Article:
Neutrino Telescopes Launch New Era of Astronomy

Highest Energy Neutrino Ever Observed
This image shows the highest energy neutrino ever observed (1.14 petaelectronvolts), which scientists named 'Ernie,' as seen by the IceCube Neutrino Observatory at the South Pole on Jan. 3, 2012. Image released Nov. 21, 2013. (Image credit: IceCube Collaboration)

The recent discovery of neutrino particles bombarding Earth from outer space has ushered in a new era in neutrino astronomy, scientists say.

Neutrinos are produced when cosmic rays interact with their surroundings, yielding particles with no electrical charge and negligible mass. Scientists have wondered about the source of cosmic rays since they were discovered, and finding cosmic neutrinos could provide clues about the origin of the mysterious rays.

In November, a team of scientists announced the discovery of cosmic neutrinos by the giant IceCube Neutrino Observatory in Antarctica. [Neutrinos from Beyond the Solar System Found (Images)]

"We now have the opportunity to determine what the sources are, if we are indeed seeing sources of cosmic rays," said Francis Halzen, principal investigator of the IceCube observatory and a theoretical physicist at the University of Wisconsin-Madison. "The big difference why it's new astronomy is that we are not using light, we are using neutrinos to look at the sky."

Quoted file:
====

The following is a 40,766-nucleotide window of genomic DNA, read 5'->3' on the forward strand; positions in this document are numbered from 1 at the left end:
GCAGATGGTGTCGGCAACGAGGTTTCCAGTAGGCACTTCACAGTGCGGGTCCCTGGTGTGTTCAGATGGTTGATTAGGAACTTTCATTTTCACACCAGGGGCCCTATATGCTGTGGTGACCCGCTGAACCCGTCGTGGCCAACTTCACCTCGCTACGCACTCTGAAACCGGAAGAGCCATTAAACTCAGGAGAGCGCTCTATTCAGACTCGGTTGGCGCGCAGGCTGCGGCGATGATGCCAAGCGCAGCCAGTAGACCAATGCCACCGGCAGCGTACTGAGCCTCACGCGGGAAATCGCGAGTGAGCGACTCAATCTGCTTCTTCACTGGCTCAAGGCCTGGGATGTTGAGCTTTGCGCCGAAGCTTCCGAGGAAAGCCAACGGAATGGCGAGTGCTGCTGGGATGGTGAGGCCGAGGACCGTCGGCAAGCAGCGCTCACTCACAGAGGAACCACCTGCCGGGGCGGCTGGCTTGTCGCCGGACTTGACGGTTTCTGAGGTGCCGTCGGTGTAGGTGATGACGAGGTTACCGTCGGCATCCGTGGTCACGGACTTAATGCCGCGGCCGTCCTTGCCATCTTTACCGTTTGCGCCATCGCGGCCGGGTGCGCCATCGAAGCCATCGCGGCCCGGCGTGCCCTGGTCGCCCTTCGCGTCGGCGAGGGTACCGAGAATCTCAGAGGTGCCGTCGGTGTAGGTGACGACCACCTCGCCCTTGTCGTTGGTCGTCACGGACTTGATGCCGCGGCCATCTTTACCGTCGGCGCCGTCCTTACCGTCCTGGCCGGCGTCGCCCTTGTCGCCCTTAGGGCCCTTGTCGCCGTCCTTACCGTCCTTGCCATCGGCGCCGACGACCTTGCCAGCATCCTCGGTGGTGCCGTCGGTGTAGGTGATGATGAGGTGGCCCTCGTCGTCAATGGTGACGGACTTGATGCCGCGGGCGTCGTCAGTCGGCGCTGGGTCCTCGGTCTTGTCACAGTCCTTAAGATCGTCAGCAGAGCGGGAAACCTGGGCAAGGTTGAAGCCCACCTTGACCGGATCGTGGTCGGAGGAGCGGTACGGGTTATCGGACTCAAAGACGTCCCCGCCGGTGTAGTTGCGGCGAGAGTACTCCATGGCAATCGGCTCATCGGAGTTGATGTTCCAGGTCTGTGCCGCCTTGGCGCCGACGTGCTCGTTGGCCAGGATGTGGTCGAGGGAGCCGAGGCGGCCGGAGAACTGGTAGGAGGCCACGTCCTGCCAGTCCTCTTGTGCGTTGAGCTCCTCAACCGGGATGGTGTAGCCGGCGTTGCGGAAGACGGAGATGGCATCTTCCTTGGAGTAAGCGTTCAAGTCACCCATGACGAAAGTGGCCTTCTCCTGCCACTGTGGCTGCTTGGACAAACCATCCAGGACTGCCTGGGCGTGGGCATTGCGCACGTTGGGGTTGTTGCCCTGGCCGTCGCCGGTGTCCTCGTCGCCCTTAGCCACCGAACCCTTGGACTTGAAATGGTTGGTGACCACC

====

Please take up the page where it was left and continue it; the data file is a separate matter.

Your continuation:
Cosmic visitors

This infographic explains the goal and function of the IceCube Neutrino Observatory at the Amundsen-Scott South Pole Station in Antarctica. (Image credit: Dan Brennan/University of Wisconsin–Madison)

Neutrinos are the social misfits of the particle world — they rarely interact with matter. Produced in some of the most violent, but unknown, events in the universe, they travel to Earth at close to the speed of light and in straight lines, which reveals information about their origin. Supernovas, active galactic nuclei and black holes are some of the possible sources for these ghostly particles.

Until recently, scientists had only detected neutrinos beyond Earth from the sun or from a supernova in the Large Magellanic Cloud in 1987. No neutrinos from distant cosmic sources had been seen.

But in April 2012, IceCube recorded two neutrinos with extremely high energies — almost a billion times that of the ones found in 1987 — that could only have come from a high-energy source outside the solar system. After looking deeper into the data, scientists found a total of 28 high-energy neutrinos with energies greater than 30 teraelectronvolts (TeV), reporting their finding in the journal Science.

The finding opens the door to a new kind of astronomy that would "image" the sky in the light of neutrinos, rather than photons. "Each time we find another way to make a picture of the sky — using gamma rays, X-rays, radio waves — you have always been able to see things you never saw before," Halzen told

The successful completion of IceCube and the prospect of other telescopes on the horizon have set the neutrino world abuzz.

"It is the point in time when it becomes real," said Uli Katz, an astrophysicist at the University of Erlangen-Nuremberg in Germany, who is helping spearhead KM3NeT, a planned neutrino telescope in the Mediterranean Sea.